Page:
Calcium — During clinic visits, we estimate dietary calcium intake with the aim of recommending increased dietary calcium (or calcium supplements) to patients with inadequate dietary intake and preventing excessive calcium supplementation in patients with adequate dietary intake. A rough method of estimating dietary calcium intake is to multiply the number of dairy servings consumed per day by 300 mg. One serving is 8 oz (240 mL) of milk or yogurt or 1 oz (29 g) of hard cheese. Cottage cheese and ice cream contain approximately 150 mg of calcium per 4 oz (113 g). Other foods in a well-balanced diet (dark green vegetables, some nuts, breads, and cereals) supply an average of 100 to 200 mg of calcium daily (table 2). Some cereals, soy products, and fruit juices are fortified with up to 1000 mg of calcium.

While it is possible to estimate the amount of calcium in other sources of dietary calcium, such as green vegetables and nuts, calcium absorption from these sources is more variable. In addition, vegetables and nuts have much lower calcium content than dairy products so that much more would need to be consumed to meet daily requirements. Detailed lists of the calcium content of various foods are available from the US Department of Agriculture [12].

Increased intake of dairy products or calcium-rich foods should be encouraged if dietary calcium intake is below recommended levels [13] (see 'Optimal intake' above). If this is not possible and supplements are needed, it is important to note that the intake suggested above reflects the amount of elemental calcium in supplements, not the total calcium content (see 'Calcium' below). In addition, the total intake of calcium (diet plus supplements) should not routinely exceed 2000 mg/day, because of the possibility of adverse effects [14]. (See 'Side effects' below.)

Vitamin D — In the United States, commercially fortified milk is the largest source of dietary vitamin D, containing approximately 100 international units of vitamin D per 8 oz (240 mL) (table 3) [15]. Thus, vitamin D intake can be estimated by multiplying the number of cups of milk consumed per day by 100. Vitamin D is also found in cod liver oil, but some fish oils also contain high doses of vitamin A, and therefore, they are not the best source of vitamin D [16]. Sunlight exposure also increases vitamin D concentrations. However, the use of sunscreen products effectively blocks vitamin D synthesis. In addition, the skin of those older than 70 years of age does not convert vitamin D as efficiently as in younger individuals (see "Overview of vitamin D", section on 'Metabolism'). Thus, vitamin D supplements are necessary for older adults and for people who avoid sunlight. The safe upper limit for vitamin D dosing is unclear. In 2010, the Institute of Medicine defined the Safe Upper Limit for vitamin D as 4000 international units per day [6]. (See 'Side effects' below.)

SUPPLEMENTS — In patients requiring calcium and vitamin D supplementation, a daily multivitamin is both convenient and economical. However, most multivitamins contain only 400 international units of vitamin D, which is insufficient, and not all individuals require or tolerate multivitamins (see "Vitamin intake and disease prevention"). Individuals with osteoporosis can also increase vitamin D and calcium intake by taking plain vitamin D supplements and/or calcium supplements that also contain vitamin D, usually 200 to 500 international units per 500 or 600 mg of calcium. It is important to note that there is not a direct linear relationship between supplemental dosing and level of serum 25-hydroxyvitamin D (25[OH]D). Individuals with low levels at baseline (<10 ng/mL) generally have an increase in 25(OH)D of 1.0 to 1.5 ng/mL for every 100 international units of vitamin D; however, individuals at levels above 20 ng/mL show an attenuated increase in serum 25(OH)D (ie, usually 0.5 ng/mL for every 100 international units). (See "Vitamin D deficiency in adults: Definition, clinical manifestations, and treatment", section on 'Dosing'.)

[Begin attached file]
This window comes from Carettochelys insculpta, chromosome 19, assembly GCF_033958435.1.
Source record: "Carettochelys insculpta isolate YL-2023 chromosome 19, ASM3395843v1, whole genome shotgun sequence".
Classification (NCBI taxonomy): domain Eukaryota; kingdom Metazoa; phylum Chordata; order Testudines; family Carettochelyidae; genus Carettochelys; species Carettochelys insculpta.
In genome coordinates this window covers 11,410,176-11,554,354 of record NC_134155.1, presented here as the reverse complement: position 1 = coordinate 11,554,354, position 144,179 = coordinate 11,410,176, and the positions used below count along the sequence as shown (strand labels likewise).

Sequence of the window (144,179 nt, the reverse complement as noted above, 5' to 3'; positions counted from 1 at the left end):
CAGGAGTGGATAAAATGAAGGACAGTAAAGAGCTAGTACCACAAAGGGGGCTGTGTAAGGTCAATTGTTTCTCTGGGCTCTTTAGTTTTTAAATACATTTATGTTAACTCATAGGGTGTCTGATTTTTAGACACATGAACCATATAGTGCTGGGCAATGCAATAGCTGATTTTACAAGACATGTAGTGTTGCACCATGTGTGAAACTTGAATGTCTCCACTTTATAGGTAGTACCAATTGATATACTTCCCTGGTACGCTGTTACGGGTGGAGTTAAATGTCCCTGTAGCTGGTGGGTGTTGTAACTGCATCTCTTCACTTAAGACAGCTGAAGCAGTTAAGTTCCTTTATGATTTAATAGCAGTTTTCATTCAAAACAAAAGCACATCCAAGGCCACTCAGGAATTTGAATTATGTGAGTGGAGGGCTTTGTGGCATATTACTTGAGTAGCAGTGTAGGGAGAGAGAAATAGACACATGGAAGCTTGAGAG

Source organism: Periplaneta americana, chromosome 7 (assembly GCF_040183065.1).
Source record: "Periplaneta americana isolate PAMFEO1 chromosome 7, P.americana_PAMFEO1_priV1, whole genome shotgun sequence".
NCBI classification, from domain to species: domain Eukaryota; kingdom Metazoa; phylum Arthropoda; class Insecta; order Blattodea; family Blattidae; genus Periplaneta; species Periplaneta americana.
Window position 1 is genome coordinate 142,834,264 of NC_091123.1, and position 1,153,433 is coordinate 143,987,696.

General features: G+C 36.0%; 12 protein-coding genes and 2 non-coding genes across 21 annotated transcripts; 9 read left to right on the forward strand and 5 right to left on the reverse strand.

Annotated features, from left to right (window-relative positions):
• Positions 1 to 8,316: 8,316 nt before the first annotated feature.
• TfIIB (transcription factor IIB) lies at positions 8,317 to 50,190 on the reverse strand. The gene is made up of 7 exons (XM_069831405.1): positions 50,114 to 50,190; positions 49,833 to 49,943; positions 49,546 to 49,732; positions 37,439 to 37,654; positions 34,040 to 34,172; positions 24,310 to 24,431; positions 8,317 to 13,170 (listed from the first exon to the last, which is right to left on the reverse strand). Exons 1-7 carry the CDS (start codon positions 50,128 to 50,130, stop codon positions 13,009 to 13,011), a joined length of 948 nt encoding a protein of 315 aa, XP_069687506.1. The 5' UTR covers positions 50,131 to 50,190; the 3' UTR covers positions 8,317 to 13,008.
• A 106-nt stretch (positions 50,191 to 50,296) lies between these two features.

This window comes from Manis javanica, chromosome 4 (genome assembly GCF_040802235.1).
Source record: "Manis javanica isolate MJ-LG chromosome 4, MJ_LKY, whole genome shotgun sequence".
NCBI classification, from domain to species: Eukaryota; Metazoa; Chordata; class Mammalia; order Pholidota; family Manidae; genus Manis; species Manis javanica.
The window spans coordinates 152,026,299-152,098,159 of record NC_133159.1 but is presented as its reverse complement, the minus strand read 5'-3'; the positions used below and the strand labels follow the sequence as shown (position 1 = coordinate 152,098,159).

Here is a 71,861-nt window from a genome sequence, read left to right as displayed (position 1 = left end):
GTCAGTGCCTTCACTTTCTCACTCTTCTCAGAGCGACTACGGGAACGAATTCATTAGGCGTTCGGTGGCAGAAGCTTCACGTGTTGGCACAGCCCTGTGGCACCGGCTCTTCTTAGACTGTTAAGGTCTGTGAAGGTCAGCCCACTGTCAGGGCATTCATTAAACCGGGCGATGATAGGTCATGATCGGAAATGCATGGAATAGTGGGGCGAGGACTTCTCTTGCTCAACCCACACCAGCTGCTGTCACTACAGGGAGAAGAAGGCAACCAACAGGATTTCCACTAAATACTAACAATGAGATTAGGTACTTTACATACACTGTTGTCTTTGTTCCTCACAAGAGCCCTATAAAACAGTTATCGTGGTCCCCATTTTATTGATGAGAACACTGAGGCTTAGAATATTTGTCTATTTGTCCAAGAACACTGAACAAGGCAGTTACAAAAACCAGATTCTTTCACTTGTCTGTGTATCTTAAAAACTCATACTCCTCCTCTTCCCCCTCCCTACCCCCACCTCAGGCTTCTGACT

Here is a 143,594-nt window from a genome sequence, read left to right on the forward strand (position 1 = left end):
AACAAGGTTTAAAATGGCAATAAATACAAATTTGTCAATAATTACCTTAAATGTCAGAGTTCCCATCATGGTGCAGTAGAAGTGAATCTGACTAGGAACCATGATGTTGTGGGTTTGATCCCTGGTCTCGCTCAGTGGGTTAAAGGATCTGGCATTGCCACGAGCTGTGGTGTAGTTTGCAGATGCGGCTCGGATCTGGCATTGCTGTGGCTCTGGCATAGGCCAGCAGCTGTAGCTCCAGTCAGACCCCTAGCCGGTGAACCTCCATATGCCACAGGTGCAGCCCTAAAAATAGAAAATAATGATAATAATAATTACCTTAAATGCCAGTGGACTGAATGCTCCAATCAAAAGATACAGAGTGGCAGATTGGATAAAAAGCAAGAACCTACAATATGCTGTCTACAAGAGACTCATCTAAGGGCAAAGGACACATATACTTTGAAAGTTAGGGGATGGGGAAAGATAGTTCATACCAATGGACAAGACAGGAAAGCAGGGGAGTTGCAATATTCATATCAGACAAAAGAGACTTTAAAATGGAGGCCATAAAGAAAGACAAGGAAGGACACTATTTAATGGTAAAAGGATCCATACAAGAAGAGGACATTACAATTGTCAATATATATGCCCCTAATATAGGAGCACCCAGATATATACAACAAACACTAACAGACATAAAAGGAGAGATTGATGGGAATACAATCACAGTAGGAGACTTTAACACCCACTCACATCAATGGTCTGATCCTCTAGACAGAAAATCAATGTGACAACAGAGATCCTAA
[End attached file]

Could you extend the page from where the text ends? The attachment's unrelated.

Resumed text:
Calcium — The most widely available calcium supplements are calcium carbonate and calcium citrate (table 4). Calcium carbonate is cheapest and therefore often a good first choice. However, there are some limitations to its use compared with calcium citrate:

Calcium carbonate absorption is better when taken with meals; in comparison, calcium citrate is well absorbed in the fasting state [9,17] and is equally absorbed compared with calcium carbonate taken with a meal [18]. This may be particularly important in patients with achlorhydria. Thus, it seems prudent to take calcium carbonate with meals since it is often hard to know who has achlorhydria.

Calcium carbonate is also poorly absorbed in patients taking proton pump inhibitors (PPIs) or H2 blockers. We usually recommend calcium citrate as a first-line calcium supplement in these patients. (See "Drugs that affect bone metabolism", section on 'Proton pump inhibitors'.)